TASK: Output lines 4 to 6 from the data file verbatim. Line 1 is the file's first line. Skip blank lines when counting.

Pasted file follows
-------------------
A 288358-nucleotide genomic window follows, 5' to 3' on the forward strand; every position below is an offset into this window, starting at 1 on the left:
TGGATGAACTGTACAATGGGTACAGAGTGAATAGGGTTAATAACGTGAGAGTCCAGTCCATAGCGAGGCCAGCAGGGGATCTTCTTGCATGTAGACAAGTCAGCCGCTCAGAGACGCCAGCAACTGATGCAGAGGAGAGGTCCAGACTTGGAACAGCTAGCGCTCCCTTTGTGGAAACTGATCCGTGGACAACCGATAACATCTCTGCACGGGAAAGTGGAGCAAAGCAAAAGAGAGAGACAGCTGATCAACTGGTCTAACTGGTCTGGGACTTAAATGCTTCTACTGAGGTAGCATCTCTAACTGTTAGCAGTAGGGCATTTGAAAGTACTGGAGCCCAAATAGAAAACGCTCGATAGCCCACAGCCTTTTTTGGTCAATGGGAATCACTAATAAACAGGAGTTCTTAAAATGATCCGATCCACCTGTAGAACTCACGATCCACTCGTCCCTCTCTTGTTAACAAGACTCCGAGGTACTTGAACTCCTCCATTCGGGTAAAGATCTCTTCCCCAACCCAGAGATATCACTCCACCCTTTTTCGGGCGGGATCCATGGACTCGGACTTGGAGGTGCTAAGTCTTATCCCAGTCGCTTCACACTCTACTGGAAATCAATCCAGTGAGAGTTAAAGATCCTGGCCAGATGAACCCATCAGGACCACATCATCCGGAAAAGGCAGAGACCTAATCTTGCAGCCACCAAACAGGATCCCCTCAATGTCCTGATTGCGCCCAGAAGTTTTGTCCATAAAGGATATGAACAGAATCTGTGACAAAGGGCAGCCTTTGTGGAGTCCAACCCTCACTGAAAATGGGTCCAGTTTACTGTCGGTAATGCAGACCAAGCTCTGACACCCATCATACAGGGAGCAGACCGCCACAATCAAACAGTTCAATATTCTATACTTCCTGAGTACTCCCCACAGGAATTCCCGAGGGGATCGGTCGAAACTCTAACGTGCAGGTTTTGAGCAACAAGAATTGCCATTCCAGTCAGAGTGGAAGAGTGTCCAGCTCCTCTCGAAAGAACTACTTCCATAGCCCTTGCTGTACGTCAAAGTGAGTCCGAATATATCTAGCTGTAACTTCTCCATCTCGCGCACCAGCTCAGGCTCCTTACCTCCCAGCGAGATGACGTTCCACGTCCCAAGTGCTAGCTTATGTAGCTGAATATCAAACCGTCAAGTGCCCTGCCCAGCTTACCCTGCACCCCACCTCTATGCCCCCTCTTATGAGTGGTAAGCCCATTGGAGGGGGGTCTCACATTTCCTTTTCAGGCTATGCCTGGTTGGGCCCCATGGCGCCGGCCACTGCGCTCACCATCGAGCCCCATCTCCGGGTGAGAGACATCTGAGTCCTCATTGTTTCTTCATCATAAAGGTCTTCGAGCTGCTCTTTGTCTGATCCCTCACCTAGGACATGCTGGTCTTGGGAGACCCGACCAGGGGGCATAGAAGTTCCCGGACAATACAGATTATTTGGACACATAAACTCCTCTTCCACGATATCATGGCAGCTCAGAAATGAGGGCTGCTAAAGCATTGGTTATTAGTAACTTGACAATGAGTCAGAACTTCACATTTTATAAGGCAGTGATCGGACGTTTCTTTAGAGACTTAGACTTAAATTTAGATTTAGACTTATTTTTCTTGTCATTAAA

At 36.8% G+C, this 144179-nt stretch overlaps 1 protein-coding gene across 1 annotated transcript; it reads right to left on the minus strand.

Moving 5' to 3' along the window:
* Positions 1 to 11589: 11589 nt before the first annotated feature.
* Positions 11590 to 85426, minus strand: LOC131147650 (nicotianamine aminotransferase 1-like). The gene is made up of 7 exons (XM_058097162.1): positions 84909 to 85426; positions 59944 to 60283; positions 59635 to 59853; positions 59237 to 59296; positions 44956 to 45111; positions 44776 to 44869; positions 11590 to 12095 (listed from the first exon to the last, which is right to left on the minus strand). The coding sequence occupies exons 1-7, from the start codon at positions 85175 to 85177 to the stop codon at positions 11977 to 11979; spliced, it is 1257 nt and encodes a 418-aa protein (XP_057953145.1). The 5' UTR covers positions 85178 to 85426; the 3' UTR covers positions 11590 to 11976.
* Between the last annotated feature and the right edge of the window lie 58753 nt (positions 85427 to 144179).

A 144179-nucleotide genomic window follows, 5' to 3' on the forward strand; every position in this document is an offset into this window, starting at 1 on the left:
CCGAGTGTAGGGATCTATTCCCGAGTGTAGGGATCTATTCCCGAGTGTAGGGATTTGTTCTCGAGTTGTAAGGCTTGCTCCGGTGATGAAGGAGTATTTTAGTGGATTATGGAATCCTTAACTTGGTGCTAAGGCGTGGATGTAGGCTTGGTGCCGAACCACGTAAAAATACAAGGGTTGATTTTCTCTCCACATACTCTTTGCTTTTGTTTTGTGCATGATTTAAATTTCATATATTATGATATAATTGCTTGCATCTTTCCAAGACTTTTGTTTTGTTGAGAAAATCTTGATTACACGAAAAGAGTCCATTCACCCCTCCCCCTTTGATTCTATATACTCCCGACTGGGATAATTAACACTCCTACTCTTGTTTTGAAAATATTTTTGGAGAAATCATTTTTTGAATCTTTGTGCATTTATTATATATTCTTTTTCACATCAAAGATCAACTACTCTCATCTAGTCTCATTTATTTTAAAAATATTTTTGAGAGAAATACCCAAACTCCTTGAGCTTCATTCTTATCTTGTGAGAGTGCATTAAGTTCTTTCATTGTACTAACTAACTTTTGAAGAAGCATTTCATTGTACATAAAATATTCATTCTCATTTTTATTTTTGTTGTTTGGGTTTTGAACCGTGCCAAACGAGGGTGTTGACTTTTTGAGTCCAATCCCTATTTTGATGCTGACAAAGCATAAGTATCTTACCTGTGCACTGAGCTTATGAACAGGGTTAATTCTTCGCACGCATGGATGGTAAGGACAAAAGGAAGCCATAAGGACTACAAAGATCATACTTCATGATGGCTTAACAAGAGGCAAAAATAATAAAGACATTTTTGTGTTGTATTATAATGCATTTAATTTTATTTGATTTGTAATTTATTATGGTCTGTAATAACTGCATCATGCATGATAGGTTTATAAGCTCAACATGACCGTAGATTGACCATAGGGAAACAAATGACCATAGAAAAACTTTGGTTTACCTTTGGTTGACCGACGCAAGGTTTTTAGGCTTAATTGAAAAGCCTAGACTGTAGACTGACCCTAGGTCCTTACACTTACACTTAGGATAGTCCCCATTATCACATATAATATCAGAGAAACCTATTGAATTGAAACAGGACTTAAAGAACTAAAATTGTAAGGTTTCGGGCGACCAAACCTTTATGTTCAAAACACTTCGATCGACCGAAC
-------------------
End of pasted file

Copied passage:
Moving 5' to 3' along the window:
* Positions 1 to 11589: 11589 nt before the first annotated feature.
* Positions 11590 to 85426, minus strand: LOC131147650 (nicotianamine aminotransferase 1-like). The gene is made up of 7 exons (XM_058097162.1): positions 84909 to 85426; positions 59944 to 60283; positions 59635 to 59853; positions 59237 to 59296; positions 44956 to 45111; positions 44776 to 44869; positions 11590 to 12095 (listed from the first exon to the last, which is right to left on the minus strand). The coding sequence occupies exons 1-7, from the start codon at positions 85175 to 85177 to the stop codon at positions 11977 to 11979; spliced, it is 1257 nt and encodes a 418-aa protein (XP_057953145.1). The 5' UTR covers positions 85178 to 85426; the 3' UTR covers positions 11590 to 11976.